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Wolfmother is ready to turn rock on its head

Australian psychedelic metal band is gets high praise from fans and critics
/ Source: The Associated Press

One of Australia’s biggest bands is setting its sights on conquering America. And with praise from critics and a healthy buzz among fans, Wolfmother just might succeed.

Wolfmother exploded on the scene in Australia in 2004 and quickly ascended to the top. Their self-titled debut was voted best album by Australia’s top alternative radio station, and is close to hitting triple-platinum certification Down Under.

So, why all the fuss?

Wolfmother brings together all that was revered about ’70s psychedelic metal. Uber-fro’d lead singer Andrew Stockdale’s higher-pitched vocals perfectly blend Robert Plant’s scorching staccato and Ozzy Osbourne’s melodic howl, occasionally allowing a little Jack White to slip in. The seething guitars ooze sex appeal; the tubular organ stomps and rolls over anything in its path and the drums thunderously stampede from track to track.

Following a short tour to introduce the band early this year, Wolfmother returned stateside to dazzle the crowd at the Coachella Valley Music Festival on April 29. And it looked to be a career-turning performance with people pouring out the sides of the performance tent.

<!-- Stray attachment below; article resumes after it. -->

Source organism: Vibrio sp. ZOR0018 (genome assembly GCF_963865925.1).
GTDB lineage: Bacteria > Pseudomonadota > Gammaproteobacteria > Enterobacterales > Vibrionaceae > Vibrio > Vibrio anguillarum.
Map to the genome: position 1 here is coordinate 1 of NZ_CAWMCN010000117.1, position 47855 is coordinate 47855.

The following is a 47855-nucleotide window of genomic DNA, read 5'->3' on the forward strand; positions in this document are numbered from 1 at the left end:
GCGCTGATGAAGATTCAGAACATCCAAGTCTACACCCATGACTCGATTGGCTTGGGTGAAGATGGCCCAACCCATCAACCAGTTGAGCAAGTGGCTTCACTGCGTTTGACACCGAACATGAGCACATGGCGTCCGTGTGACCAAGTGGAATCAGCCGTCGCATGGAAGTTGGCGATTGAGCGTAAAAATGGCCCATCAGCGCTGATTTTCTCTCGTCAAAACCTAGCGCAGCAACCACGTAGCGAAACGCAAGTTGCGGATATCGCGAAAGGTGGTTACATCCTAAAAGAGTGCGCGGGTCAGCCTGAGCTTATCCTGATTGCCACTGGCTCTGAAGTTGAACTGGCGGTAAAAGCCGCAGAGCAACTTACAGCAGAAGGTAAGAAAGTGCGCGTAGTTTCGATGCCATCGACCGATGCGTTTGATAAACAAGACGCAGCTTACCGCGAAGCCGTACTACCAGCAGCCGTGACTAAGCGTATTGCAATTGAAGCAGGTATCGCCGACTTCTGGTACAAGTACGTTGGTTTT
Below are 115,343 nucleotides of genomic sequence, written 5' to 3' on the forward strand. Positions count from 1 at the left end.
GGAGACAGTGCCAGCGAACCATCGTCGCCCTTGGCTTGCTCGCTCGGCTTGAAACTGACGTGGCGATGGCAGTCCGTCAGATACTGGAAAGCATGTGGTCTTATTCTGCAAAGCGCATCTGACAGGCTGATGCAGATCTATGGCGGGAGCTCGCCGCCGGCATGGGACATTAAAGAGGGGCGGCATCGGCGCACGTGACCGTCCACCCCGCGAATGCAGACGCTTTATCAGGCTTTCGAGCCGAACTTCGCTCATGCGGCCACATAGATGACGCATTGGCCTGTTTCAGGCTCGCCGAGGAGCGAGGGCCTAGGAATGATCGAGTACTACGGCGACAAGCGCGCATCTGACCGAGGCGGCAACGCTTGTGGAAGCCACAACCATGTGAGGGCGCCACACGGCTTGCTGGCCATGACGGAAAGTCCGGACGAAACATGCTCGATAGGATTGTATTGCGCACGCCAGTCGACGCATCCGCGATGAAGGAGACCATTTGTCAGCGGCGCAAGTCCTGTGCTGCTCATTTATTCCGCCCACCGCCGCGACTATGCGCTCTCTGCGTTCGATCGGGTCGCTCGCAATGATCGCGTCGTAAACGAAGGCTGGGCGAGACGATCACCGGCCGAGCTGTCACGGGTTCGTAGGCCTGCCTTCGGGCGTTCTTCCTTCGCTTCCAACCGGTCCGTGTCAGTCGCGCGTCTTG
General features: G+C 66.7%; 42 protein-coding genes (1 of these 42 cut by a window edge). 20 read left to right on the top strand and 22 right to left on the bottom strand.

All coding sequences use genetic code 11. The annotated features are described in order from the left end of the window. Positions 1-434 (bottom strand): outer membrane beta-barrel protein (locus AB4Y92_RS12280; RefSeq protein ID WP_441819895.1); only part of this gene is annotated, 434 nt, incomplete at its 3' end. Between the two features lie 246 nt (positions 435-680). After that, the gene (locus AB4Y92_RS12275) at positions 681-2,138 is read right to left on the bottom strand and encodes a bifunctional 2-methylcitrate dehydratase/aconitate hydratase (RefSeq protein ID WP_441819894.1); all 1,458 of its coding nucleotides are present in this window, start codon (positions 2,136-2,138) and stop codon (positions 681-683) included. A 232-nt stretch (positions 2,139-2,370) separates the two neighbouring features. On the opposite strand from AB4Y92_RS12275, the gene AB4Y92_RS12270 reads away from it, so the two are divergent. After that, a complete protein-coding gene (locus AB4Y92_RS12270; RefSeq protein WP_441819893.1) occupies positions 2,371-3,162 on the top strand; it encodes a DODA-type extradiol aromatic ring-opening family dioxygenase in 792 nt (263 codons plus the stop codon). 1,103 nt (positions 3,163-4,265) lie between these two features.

“It was our biggest show in the states [so far],” Stockdale said while sitting in traffic driving back to the Empire Polo Field in Indio, Calif., for the second day of Coachella. “There were a lot of people there and maybe seeing us live gives you more of an understanding of where we’re coming from.”

And where they’re coming from is six long years of kicking around music and playing together in Sydney. It took the band — Stockdale, bassist/organist Chris Ross and drummer Myles Heskett — four years to play in front of an audience. But that time has certainly paid off because soon they were playing for 50,000 people in Australia’s Big Day Out tour.

“In some ways we didn’t really consider that we could dedicate ourselves to music. We were probably thinking about other things and other jobs to sustain our lives,” Stockdale said earnestly. “Then eventually when we thought we’d do the basic things — do a show, record what we were doing — it all started to happen.”

Wolfmother’s sound is a huge departure from the current post-punk revivalists. And while bands like Aerosmith and Led Zeppelin changed people’s lives in the late ’70s, Wolfmother hopes to have their own effect.

“Hopefully [fans] will be transported from their daily lives to a freer place and feel understood through our expression,” Stockdale offered. “Whether that’s expressing your inner demons or feeling of joy, it’s all healthy to go there and realize it with the music. It’s what everyone’s looking for.”